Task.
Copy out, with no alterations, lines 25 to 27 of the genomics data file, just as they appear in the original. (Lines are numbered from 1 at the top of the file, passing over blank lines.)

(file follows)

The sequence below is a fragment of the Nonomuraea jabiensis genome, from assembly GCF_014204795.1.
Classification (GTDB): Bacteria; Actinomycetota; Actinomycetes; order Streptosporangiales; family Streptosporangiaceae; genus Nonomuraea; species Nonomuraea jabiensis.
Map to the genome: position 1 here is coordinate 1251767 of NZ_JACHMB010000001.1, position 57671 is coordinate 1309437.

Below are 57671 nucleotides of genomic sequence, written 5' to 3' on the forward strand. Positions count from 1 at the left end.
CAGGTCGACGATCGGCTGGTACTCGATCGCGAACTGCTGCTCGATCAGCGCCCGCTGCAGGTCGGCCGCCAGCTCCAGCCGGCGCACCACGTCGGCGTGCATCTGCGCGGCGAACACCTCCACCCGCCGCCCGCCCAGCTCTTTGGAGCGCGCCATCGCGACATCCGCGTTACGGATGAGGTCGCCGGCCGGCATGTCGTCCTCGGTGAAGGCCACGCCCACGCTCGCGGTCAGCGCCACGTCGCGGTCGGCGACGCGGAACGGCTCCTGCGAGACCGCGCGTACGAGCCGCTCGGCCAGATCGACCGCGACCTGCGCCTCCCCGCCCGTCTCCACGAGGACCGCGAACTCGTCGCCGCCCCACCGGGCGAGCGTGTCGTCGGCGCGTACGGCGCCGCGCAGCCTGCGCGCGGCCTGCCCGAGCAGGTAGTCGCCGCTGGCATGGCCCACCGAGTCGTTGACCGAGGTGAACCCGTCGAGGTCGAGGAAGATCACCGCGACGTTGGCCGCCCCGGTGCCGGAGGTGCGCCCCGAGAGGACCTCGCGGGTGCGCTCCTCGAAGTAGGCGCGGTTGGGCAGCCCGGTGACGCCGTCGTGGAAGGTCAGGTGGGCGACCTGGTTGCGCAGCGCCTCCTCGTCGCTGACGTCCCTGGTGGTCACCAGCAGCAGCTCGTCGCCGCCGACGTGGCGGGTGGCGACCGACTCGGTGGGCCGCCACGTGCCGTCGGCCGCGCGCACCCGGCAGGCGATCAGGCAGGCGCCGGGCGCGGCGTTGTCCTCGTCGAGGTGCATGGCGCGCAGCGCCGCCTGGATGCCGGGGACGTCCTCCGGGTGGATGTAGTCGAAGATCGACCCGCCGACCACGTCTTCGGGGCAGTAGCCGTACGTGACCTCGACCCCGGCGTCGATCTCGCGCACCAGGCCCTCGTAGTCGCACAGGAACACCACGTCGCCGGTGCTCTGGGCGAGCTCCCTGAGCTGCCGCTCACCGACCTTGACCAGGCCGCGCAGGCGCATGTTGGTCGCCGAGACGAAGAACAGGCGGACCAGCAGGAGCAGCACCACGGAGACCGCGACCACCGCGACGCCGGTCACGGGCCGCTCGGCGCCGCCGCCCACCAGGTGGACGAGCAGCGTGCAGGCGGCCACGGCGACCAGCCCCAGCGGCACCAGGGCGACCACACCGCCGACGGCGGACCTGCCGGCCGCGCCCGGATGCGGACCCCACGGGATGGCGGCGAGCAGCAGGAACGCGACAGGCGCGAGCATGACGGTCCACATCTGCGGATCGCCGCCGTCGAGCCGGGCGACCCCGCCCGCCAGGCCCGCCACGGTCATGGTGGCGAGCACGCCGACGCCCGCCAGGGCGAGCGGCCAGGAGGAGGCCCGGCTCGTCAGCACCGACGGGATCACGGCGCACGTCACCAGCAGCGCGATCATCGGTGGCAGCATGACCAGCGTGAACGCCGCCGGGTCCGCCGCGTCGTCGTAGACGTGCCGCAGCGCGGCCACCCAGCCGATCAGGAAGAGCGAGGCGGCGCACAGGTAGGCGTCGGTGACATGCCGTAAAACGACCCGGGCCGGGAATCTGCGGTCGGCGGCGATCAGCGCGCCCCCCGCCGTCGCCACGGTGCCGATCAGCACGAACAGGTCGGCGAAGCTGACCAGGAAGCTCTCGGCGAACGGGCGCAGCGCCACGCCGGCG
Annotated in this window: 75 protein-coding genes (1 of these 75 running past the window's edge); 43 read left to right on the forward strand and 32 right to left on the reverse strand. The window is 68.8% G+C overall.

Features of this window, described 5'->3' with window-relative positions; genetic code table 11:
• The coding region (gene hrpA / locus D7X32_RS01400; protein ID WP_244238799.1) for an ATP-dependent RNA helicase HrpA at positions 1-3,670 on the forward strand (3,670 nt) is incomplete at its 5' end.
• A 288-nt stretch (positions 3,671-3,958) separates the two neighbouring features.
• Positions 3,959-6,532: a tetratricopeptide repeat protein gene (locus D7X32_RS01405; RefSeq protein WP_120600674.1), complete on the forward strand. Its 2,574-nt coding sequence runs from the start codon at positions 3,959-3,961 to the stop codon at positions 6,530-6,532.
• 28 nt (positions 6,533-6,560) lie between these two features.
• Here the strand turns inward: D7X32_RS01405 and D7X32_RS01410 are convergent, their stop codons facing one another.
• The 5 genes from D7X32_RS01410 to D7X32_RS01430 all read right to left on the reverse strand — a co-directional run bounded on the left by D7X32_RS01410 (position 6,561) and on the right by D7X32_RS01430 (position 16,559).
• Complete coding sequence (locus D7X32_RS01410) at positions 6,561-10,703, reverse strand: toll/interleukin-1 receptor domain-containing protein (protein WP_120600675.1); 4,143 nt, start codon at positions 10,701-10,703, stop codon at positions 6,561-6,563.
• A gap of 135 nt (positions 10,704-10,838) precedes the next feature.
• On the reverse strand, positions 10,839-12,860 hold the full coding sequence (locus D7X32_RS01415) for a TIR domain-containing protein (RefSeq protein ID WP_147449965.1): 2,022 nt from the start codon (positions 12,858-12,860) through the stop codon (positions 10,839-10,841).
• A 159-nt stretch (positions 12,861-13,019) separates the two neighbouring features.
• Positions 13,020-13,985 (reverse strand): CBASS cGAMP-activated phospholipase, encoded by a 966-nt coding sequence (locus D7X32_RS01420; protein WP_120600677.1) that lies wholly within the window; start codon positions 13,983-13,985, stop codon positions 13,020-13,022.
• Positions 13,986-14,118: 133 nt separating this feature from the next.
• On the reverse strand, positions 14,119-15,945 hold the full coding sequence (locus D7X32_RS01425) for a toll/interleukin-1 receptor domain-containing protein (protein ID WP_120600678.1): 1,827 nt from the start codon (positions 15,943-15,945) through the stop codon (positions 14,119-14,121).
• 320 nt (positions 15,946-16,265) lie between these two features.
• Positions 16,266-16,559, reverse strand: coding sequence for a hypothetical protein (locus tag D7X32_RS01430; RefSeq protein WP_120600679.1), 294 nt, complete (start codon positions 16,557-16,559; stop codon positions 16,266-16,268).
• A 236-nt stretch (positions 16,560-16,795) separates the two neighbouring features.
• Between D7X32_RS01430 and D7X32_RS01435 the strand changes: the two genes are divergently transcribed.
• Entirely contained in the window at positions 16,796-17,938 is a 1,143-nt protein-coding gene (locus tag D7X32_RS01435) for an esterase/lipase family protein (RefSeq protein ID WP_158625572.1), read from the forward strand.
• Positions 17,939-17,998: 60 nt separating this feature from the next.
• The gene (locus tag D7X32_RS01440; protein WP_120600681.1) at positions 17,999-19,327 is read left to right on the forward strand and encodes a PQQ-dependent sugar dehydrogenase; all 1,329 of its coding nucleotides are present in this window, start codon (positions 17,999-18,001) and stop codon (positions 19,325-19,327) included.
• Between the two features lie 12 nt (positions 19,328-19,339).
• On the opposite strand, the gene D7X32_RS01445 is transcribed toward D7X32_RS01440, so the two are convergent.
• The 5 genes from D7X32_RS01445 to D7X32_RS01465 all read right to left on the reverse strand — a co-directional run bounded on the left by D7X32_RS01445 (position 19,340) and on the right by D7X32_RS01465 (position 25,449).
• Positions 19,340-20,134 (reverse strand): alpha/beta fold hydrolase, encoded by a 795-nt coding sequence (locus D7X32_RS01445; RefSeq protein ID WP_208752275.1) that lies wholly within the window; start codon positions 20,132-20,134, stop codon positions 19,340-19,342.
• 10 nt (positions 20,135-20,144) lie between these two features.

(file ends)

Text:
• Entirely contained in the window at positions 16,796-17,938 is a 1,143-nt protein-coding gene (locus tag D7X32_RS01435) for an esterase/lipase family protein (RefSeq protein ID WP_158625572.1), read from the forward strand.
• Positions 17,939-17,998: 60 nt separating this feature from the next.
• The gene (locus tag D7X32_RS01440; protein WP_120600681.1) at positions 17,999-19,327 is read left to right on the forward strand and encodes a PQQ-dependent sugar dehydrogenase; all 1,329 of its coding nucleotides are present in this window, start codon (positions 17,999-18,001) and stop codon (positions 19,325-19,327) included.